International travel and health

Jet lag

Jet lag is the term used for the symptoms caused by the disruption of the body’s “internal clock” and the approximate 24-h (circadian) rhythms it controls. Disruption occurs when crossing multiple time zones, i.e. when flying east to west or west to east. Jet lag may lead to indigestion and disturbance of bowel function, general malaise, daytime sleepiness, difficulty in sleeping at night, and reduced physical and mental performance. Its effects are often combined with tiredness caused by the journey itself. Jet lag symptoms gradually wear off as the body adapts to the new time zone.

Jet lag cannot be prevented but there are ways of reducing its effects (see below). Travellers who take medication according to a strict timetable (e.g. insulin, oral contraceptives) should seek medical advice from their doctor or a travel medicine clinic before their journey.

General measures to reduce the effects of jet lag

  • Be as well rested as possible before departure, and use any opportunity to rest during medium to long-haul flights. Even short naps (less than 40 min) can be helpful.
  • Eat light meals and limit consumption of alcohol. Alcohol increases urine output, with the result that sleep may be disturbed by the need to urinate. While it can accelerate the onset of sleep, alcohol impairs the quality of sleep, making it less restful. The after-effects of excessive consumption of alcohol (“hangover”) can exacerbate the effects of jet lag and travel fatigue. Alcohol should therefore be consumed in moderation, if at all, before and during the flight. Caffeine should be limited to normal amounts and avoided within 4–6 h of an expected period of sleep. If coffee is drunk during the daytime, small amounts every 2 h or so are preferable to a single large cup.
  • At destination, try to create the right conditions when preparing for sleep and get as much sleep in as normal in the 24 h after arrival. A minimum block of 4 h sleep during the local night – known as “anchor sleep” – is thought to be necessary to allow the body’s internal clock to adapt to the new time zone. If possible, make up the total sleep time by taking naps during the day in response to feelings of sleepiness. When taking a nap during the day, eyeshades and earplugs may help. Exercise during the day may help to promote a good night’s sleep, but avoid strenuous exercise within 2 h of trying to sleep.
  • The cycle of light and dark is one of the most important factors in setting the body’s internal clock. A well-timed exposure to daylight, preferably bright sunlight, at the destination will usually help adaptation. When flying west, exposure to daylight in the evening and avoidance in the morning (e.g. by using eye shades or dark glasses) may be helpful; flying east, exposure to light in the morning and avoidance in the evening are to be recommended.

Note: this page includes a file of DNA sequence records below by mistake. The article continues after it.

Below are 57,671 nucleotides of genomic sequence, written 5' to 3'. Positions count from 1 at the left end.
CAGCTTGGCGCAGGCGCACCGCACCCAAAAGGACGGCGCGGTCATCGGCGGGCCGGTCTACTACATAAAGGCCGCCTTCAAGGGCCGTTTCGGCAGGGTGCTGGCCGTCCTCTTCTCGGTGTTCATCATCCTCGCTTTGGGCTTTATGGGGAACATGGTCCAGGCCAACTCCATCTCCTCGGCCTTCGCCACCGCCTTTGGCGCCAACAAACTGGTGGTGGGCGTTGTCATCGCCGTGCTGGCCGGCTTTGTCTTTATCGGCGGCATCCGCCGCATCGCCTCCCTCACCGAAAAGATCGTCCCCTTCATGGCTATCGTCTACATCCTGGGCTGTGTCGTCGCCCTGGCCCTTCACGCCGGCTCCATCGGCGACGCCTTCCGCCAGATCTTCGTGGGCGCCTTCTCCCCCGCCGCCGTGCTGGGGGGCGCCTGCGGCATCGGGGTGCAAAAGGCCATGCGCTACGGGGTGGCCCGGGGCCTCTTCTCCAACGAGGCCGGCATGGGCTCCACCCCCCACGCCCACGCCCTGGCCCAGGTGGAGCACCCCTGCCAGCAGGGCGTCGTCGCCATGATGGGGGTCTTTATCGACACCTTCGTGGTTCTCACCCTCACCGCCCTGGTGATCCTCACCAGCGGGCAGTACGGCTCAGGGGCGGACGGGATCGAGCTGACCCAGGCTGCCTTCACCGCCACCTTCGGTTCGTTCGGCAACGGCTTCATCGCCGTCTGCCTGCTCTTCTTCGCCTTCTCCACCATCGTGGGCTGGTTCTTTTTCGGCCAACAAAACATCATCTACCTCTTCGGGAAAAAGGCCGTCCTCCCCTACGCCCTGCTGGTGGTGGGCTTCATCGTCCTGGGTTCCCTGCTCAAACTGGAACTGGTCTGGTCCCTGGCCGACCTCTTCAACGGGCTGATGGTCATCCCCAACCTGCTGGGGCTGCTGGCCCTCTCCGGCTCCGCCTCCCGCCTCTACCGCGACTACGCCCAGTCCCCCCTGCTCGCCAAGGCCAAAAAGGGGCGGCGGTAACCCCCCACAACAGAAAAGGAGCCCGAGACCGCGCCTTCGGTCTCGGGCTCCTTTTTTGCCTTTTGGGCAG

• Short-acting sleeping pills may be helpful. They should be used only in accordance with medical advice and should not normally be taken during the flight, as they may increase immobility and therefore the risk of developing DVT.
  • Melatonin is available in some countries. It is normally sold as a food supplement and therefore is not subject to the same strict control as medications (for example, it has not been approved for use as a medication in the United States, but can be sold as a food supplement). The timing and effective dosage of melatonin have not been fully evaluated and its side-effects, particularly in long-term use, are unknown. Moreover, manufacturing methods are not standardized: the dose per tablet can vary considerably and some harmful compounds may be present. For these reasons, melatonin cannot be recommended.
  • Trying to adjust to local time for short trips of up to 2–3 days may not be the best coping strategy, because the body clock may not have an opportunity to synchronize to the new time zone, and re-synchronization to the home time zone may be delayed after the return flight. If in doubt, seek specialist travel medicine advice.
  • Individuals react in different ways to time zone changes. Frequent flyers should learn how their own bodies respond and adopt habits accordingly. Advice from a travel medicine clinic may help in formulating an effective coping strategy.
Share